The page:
Laura López-Hoffman is a professor in the School of Natural Resources and the Environment, and a research professor at the Udall Center for Studies in Public Policy at the University of Arizona. She is also an affiliated faculty member of the UA James E. Rogers College of Law. The objective of her research is to contribute to the development of environmental policies and institutions that protect ecosystems and sustain human well-being.
Aaron Lien is an Assistant Professor of Rangeland Ecology and Adaptive Management in the School of Natural Resources and the Environment at the University of Arizona. His work is focused on solving emerging environmental governance challenges in coupled natural human systems. Aaron is an environmental social scientist with broad training in theories of human behavior and decision making, and frameworks for analyzing governance institutions.
Jonathan Derbridge Jonathan Derbridge is a post-doctoral fellow in the School of Natural Resources and the Environment at the University of Arizona, and research director for the López-Hoffman Lab. He is a wildlife ecologist who works on a range of applied conservation questions related to endangered populations, introduced species, migrations, and ecosystem services. He also specializes in science communication through art and video-editing.
University of Arizona
Emily McGovern is a writer, editor, and geographer at the University of Arizona with a background in environmental studies and policy analysis. She was previously an analyst and editor with the Udall Center for Studies in Public Policy at the University of Arizona. Emily also works with the James E. Rogers College of Law on communication and outreach efforts at the University of Arizona.
University of Arizona
Ta-Ken Huang is a PhD candidate in the School of Natural Resources and the Environment. He is interested in coupled natural-human systems, environmental economics, and spatial analysis. His dissertation research evaluates how wind energy expansion impacts the ecosystem services provided by bats.
José R. Soto
University of Arizona
José R. Soto is an assistant professor in the School of Natural Resources and the Environment at the University of Arizona. He is also an affiliated faculty at UA’s Graduate Interdisciplinary Programs in American Indian Studies and Arid Lands Resources Sciences, along with UA’s Department of Agricultural and Resource Economics (courtesy appointment). His research centers on the modeling of coupled natural-human systems at different spatial and temporal scales—for both fundamental insight and practical real-world applications.
Charles C. Chester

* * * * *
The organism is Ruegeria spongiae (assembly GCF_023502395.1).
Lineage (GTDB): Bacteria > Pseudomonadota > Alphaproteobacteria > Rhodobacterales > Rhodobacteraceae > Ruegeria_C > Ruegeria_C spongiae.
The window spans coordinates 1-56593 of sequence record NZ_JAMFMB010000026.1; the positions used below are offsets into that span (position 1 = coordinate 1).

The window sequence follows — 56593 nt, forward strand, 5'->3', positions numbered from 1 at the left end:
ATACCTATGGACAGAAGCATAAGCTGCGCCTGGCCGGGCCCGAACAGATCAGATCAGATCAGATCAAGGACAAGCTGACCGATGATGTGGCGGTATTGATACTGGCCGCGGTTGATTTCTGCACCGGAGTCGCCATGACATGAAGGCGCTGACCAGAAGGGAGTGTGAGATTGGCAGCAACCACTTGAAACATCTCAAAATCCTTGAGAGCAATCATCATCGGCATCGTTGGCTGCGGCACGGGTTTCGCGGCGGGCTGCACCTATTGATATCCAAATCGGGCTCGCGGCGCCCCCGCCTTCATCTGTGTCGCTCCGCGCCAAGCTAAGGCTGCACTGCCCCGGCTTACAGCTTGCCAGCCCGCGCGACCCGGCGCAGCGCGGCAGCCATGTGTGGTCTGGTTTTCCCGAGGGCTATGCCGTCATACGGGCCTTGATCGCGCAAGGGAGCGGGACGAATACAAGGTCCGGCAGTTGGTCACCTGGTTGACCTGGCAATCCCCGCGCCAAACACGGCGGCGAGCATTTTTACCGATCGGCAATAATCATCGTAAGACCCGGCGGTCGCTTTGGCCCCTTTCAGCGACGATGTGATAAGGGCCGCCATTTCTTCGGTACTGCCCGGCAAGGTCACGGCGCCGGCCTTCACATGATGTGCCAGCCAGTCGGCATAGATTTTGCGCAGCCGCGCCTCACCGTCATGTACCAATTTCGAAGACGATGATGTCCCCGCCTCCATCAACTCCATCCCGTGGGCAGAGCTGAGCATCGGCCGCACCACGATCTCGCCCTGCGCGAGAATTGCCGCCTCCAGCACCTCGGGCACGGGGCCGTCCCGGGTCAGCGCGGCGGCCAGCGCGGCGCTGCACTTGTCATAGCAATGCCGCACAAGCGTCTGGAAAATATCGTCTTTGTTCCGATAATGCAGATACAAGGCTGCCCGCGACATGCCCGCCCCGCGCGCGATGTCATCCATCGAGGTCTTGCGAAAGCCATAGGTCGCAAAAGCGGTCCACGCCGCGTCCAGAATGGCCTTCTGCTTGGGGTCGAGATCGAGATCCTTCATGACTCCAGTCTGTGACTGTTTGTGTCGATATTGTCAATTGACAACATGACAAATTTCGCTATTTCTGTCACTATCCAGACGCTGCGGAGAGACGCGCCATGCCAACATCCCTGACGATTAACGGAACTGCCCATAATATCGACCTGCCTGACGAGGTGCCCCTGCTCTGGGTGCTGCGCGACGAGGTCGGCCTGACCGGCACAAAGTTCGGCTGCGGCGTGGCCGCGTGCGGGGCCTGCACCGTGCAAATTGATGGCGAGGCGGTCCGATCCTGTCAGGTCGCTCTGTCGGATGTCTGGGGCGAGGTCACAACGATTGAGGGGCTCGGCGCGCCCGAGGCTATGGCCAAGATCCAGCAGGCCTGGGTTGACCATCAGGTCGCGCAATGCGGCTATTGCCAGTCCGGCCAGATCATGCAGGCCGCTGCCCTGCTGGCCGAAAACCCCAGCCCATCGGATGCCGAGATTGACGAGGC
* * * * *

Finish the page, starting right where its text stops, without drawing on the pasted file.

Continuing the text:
Charles C. Chester teaches global environmental politics at Brandeis University and at the Fletcher School of Tufts University, and serves as the Board Chair of Bat Conservation International and as Chair of the Yellowstone to Yukon Conservation Council. He is currently building the website, GEP-guide.net, an online guide to global environmental politics. He co-edited the volume Conservation & Climate Change: Landscape and Seascape Science, Planning and Action (Island Press 2012) and authored Conservation Across Borders: Biodiversity in an Interdependent World (Island Press 2006).
Colorado State University
Michelle Haefele is a research scientist at Colorado State University. Her current research projects include estimation of the total economic value of the National Park Service, the cost of wildfire suppression and fuel reduction treatments, economic impacts of hunting, and the non-market costs and benefits of oil and gas development. Past research includes studies of the economies of wilderness and national monument gateway communities; the economic impacts of public lands on rural communities, and analysis of the changing economy of the West.
University of British Columbia
Juanita Sundberg is an Assistant Professor in the University of British Columbia Geography Department. She brings the insights of feminist political ecology and the sensibilities of an ethnographer to bear on nature conservation, border security, and militarization. One of Juanita's current projects examines the environmental dimensions of United States’ border security policies in the United States-Mexico borderlands, with a specific focus on protected areas like national wildlife refuges.
Mount St. Vincent University
Columba Gonzalez-Duarte is a sociocultural anthropologist interested in human-nature relations in North America. For my doctoral research, I explored how different Canada, Mexico, and the United States human communities engage with the at-risk monarch butterfly migration. My current work connects monarch butterflies' decline with other social and ecological problems that North Americans face—from food production to structural violence and climate change. In my research, I use the tools and theoretical propositions of anthropology to achieve eco-social justice.
University of Natural Resources & Life Sciences, Vienna